Contracting work

Profits in respect of contracts will be recognised by reference to the stage of completion when an estimate of a profitable outcome can be measured reliably. Determining the outcome of a contract will require a survey. This includes an estimate of the value of costs to complete and in certain instances estimates of the contract price as well as any variations in the contract work.

Pensions

The value of plan assets and liabilities is determined based on various actuarial assumptions. Note 23 details the main assumptions made for the accounting of the Group's defined benefit pension schemes.

Tax

Aspects of tax accounting require management judgment and interpretation of tax legislation across many jurisdictions.

Deferred tax

In determining the carrying amounts of deferred tax assets management is required to assess the timing of the utilisation of provisions for tax purposes and the extent to which sufficient taxable profit will be available to enable the asset to be recovered.

Acquisition accounting

On acquisition, the assets, liabilities and contingent liabilities are measured at their fair values on the date of acquisition. On the merger with George Wimpey Plc, particular judgment was required around the valuation of inventory and brands (see note 35).

Adoption of new and revised standards and interpretations

Standards, amendments and interpretations effective in 2007

IFRS 7, Financial instruments: Disclosures, and the complementary amendment to IAS 1, 'Presentation of financial statements - Capital disclosures', introduces new disclosures relating to financial instruments and does not have any impact on the classification and valuation of the Group's financial statements, or the disclosures relating to taxation and trade and other payables.

IFRIC 8, Scope of IFRS 2, requires consideration of transactions involving the issuance of equity instruments, where the identifiable consideration received is less than the fair value of the equity instruments issued in order to establish whether or not they fall within the scope of IFRS 2. This standard does not have any impact on the Group's financial statements.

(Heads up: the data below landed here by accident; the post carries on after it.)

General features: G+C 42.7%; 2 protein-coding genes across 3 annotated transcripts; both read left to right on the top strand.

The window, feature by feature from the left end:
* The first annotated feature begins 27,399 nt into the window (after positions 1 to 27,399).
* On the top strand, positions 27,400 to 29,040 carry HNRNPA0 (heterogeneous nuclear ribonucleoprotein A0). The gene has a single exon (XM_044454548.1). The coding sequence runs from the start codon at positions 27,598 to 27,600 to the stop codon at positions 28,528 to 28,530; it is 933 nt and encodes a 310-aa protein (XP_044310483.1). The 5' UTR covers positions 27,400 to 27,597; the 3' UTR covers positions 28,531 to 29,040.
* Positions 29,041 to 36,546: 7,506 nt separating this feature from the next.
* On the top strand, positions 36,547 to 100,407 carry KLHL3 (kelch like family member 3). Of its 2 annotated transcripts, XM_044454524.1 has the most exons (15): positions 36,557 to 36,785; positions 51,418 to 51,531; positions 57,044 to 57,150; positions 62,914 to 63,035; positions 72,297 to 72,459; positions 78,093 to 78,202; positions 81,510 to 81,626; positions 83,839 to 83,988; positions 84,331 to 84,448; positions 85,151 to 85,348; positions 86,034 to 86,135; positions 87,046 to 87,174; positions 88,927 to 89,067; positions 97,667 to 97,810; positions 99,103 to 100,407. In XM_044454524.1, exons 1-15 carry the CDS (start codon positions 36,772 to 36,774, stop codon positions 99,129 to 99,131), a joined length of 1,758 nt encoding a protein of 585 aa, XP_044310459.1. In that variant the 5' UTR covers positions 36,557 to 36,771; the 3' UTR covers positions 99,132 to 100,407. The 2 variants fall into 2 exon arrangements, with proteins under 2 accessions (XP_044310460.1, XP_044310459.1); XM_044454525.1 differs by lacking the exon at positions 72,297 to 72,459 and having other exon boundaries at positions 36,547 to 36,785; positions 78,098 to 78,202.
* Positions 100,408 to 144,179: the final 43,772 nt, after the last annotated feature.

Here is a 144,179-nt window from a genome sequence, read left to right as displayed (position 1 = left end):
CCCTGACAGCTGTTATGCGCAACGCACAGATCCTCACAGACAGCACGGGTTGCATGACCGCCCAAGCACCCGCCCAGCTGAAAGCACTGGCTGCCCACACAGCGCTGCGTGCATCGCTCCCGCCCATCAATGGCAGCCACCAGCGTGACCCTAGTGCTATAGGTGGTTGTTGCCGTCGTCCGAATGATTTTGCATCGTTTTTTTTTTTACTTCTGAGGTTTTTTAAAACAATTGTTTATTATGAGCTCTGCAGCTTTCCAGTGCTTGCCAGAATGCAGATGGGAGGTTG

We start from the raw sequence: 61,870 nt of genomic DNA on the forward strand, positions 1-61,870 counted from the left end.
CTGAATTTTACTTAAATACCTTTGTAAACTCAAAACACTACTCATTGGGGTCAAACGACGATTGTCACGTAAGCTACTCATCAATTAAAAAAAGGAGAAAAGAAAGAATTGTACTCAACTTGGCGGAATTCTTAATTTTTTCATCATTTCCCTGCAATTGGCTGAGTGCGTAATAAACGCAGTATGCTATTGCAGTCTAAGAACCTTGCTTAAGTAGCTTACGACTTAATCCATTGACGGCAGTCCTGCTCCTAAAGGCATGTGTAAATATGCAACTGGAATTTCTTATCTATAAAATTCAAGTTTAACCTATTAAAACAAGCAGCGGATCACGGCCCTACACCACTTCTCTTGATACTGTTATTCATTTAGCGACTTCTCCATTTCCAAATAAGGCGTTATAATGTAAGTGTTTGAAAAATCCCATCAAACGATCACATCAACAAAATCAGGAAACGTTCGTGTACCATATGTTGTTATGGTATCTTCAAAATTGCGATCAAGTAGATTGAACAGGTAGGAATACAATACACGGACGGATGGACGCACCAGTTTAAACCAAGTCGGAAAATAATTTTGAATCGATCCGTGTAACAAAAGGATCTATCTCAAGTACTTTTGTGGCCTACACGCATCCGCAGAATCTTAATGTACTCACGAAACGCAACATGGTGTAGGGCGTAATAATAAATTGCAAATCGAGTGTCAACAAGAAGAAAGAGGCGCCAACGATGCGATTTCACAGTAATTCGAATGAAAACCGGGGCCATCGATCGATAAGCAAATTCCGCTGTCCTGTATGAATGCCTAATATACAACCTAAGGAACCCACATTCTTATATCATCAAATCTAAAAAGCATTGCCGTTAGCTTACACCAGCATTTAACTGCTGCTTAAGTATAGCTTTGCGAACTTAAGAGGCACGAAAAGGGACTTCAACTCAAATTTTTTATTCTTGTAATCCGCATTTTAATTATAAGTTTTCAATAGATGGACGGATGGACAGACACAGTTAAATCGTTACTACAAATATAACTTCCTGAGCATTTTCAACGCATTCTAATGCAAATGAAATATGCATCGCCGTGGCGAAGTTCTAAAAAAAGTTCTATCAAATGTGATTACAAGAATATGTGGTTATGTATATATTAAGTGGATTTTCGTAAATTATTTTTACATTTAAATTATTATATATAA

IFRIC 10, Interim financial reporting and impairment, prohibits the impairment losses recognised in an interim period on goodwill and investments in equity instruments and in financial assets carried at cost to be reversed at a subsequent balance sheet date. This standard does not have any impact on the Group's financial statements.

Standards, amendments and interpretations effective in 2007 but not relevant

The following standards, amendments and interpretations to published standards are mandatory for accounting periods beginning on or after 1 January 2007 but they are not relevant to the Group's operations:

IRFS 4, Insurance contracts;

IFRIC 7, Applying the restatement approach under IAS 29, financial reporting in hyper-inflationary economies; and

IFRIC 9, Re-assessment of embedded derivatives.

Standards and interpretations in issue but not yet effective

Standards, amendments and interpretation to existing standards that are not yet effective and have not been early adopted by the Group

IAS 23 (Amendment) Borrowing costs (effective from 1 January 2009). The amendment to the standard is still subject to endorsement by the European Union. It requires an entity to capitalise borrowing costs directly attributable to the acquisition, construction or production of a qualifying asset (one that takes a substantial period of time to get ready for use or sale) as part of the cost of that asset. The option of immediately expensing borrowing costs is removed. The Group will apply the amendment from the annual period commencing 1 January 2009 and its impact is currently being assessed.

IFRS 8 Operating segments (effective from 1 January 2009). IFRS 8 amends the current segmental reporting requirements of IAS 14 and requires 'management approach' to be adopted so that segment information is presented on the same basis as that used for internal reporting purposes. This standard will apply from the annual period commencing 1 January 2009 and is expected to impact the Group by requiring additional disclosures in the financial statements.

IFRIC11, IFRS 2 - Group and treasury share transactions (effective for annual periods beginning on or after 1 March 2007). IFRIC 11 provides guidance on whether sharebased transactions involving treasury shares or Group entities should be accounted for as equity-settled or cash-settled share-based payment transactions in the stand alone accounts of the parent and Group companies. This interpretation does not have an impact on the Group's financial statements.

IFRIC 14, IAS 19 - The limit on a defined benefit asset, minimum funding requirements and their interaction (effective from 1 January 2008). IFRIC 14 provides guidance on assessing the limit in IAS 19 on the amount of the surplus that can be recognised as an asset. It also explains how the pension asset or liability may be affected by a statutory or contractual minimum funding requirement. The Group will apply IFRIC 14 from 1 January 2008, but it is not expected to have any impact on the Group's accounts.

Interpretations to existing standards that are not yet effective and not relevant for the Group's operations:

IFRIC 12 Service concession arrangements; and
IFRIC 13 Customer loyalty programmes.